If the concept ‘free will’ does mean something, in such a way that saying ‘we have no free will’ has content (a scientific discovery maybe?) you should look for another concept of what free will could be.

[ Edited: 24 November 2011 05:35 AM by GdB ]
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Posted: 24 November 2011 09:23 AM   [ Ignore ]   [ # 1452 ]
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GdB - 24 November 2011 05:25 AM

Hi TimB,

What you deny is the concept ‘libertarian free will’, the idea that free will must be able to overrule causally determined events. That idea is of course already incoherent from the beginning.

Yep.

And as we’ve seen over and over, that is what people mean by free will (usually)

So let’s not deny that.

Stephen

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Posted: 24 November 2011 10:14 AM   [ Ignore ]   [ # 1453 ]
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StephenLawrence - 24 November 2011 09:23 AM

And as we’ve seen over and over, that is what people mean by free will (usually)

So let’s not deny that.

I will deny it. What people mean by ‘free will’ is what is standardly encountered in law: acting with free will is doing what one wants to do, as distinguished from acting under compulsion.

It’s true that this basic notion is misinterpreted by some with inadequate philosophical training to mean that to act with free will one has to act counter to causal determination. As we know, in fact it does not require this incoherent notion.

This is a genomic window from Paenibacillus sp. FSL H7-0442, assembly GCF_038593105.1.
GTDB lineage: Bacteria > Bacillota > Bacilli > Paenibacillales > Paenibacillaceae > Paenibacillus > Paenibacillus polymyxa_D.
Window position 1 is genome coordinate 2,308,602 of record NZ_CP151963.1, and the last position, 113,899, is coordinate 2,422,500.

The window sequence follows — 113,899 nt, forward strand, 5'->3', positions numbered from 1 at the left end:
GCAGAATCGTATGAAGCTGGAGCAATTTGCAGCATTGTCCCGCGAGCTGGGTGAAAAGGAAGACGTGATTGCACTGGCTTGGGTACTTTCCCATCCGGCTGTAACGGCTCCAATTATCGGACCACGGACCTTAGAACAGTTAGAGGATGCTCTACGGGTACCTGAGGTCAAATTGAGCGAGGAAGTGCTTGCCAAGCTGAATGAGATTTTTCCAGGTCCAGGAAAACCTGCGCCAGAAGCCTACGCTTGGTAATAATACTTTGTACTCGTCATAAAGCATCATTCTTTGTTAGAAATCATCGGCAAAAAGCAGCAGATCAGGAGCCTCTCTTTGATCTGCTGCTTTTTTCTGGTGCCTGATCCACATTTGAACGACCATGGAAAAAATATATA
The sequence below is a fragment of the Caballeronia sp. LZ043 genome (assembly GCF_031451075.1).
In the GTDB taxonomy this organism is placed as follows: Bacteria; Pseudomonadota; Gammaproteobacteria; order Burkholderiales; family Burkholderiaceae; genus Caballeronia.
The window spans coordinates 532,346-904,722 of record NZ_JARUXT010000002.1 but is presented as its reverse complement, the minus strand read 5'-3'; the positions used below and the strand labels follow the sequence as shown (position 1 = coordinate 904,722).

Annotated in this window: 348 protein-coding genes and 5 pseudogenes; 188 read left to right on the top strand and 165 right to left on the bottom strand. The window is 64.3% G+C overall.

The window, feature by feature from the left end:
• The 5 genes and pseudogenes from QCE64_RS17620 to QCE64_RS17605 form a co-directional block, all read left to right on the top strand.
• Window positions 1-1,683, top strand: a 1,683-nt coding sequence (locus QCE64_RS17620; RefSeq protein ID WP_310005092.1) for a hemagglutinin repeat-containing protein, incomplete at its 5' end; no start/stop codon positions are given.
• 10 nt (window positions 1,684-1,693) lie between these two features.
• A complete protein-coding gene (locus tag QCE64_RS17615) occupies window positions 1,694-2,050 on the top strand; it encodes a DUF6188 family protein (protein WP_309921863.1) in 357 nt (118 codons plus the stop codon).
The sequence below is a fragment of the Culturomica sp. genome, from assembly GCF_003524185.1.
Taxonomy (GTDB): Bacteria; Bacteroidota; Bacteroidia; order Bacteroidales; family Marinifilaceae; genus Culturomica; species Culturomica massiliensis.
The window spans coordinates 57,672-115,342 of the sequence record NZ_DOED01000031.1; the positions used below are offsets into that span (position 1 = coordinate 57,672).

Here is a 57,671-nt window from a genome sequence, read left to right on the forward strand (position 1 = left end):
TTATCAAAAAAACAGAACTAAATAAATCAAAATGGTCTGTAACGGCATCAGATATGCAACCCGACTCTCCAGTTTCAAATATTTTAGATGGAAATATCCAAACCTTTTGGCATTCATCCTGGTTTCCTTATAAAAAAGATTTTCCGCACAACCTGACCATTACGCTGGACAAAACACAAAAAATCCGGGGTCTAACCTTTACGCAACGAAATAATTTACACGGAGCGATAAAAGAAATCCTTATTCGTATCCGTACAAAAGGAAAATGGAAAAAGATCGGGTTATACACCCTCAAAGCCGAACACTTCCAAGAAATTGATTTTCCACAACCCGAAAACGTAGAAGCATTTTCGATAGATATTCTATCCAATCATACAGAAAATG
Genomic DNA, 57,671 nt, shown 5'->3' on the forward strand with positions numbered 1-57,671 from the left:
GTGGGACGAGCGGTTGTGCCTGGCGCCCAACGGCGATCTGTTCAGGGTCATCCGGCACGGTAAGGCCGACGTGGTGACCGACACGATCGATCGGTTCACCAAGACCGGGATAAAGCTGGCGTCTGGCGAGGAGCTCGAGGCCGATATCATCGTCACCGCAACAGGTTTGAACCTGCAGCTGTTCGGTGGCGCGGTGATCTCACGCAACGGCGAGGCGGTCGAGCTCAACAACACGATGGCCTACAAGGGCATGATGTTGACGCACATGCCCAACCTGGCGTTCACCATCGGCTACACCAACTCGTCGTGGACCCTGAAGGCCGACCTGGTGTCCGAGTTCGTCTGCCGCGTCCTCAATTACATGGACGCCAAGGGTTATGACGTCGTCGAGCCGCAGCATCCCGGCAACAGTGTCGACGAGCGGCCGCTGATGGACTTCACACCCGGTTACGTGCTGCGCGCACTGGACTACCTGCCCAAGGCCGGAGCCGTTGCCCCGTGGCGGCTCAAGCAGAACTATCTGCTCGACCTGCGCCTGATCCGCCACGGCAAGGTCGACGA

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Posted: 24 November 2011 10:37 AM   [ Ignore ]   [ # 1454 ]
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dougsmith - 24 November 2011 10:14 AM
StephenLawrence - 24 November 2011 09:23 AM

And as we’ve seen over and over, that is what people mean by free will (usually)

So let’s not deny that.

I will deny it. What people mean by ‘free will’ is what is standardly encountered in law: acting with free will is doing what one wants to do, as distinguished from acting under compulsion.

Not a snowball in hell’s chance Doug. Nobody is arguing over whether one can do what one wants to do. And we have the empirical evidence.

Stephen

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Posted: 24 November 2011 11:07 AM   [ Ignore ]   [ # 1455 ]
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StephenLawrence - 24 November 2011 10:37 AM

Not a snowball in hell’s chance Doug. Nobody is arguing over whether one can do what one wants to do. And we have the empirical evidence.

People argue over it all the time, particularly in the courts: whether an act was done freely or under compulsion. Or accidentally, for that matter. There’s no mystery about the general issue, although people do want to mystery-monger. I think it’s part of the casual BSing one finds in dorm-room philosophizing.

I think this is the time to read Dennett’s Elbow Room.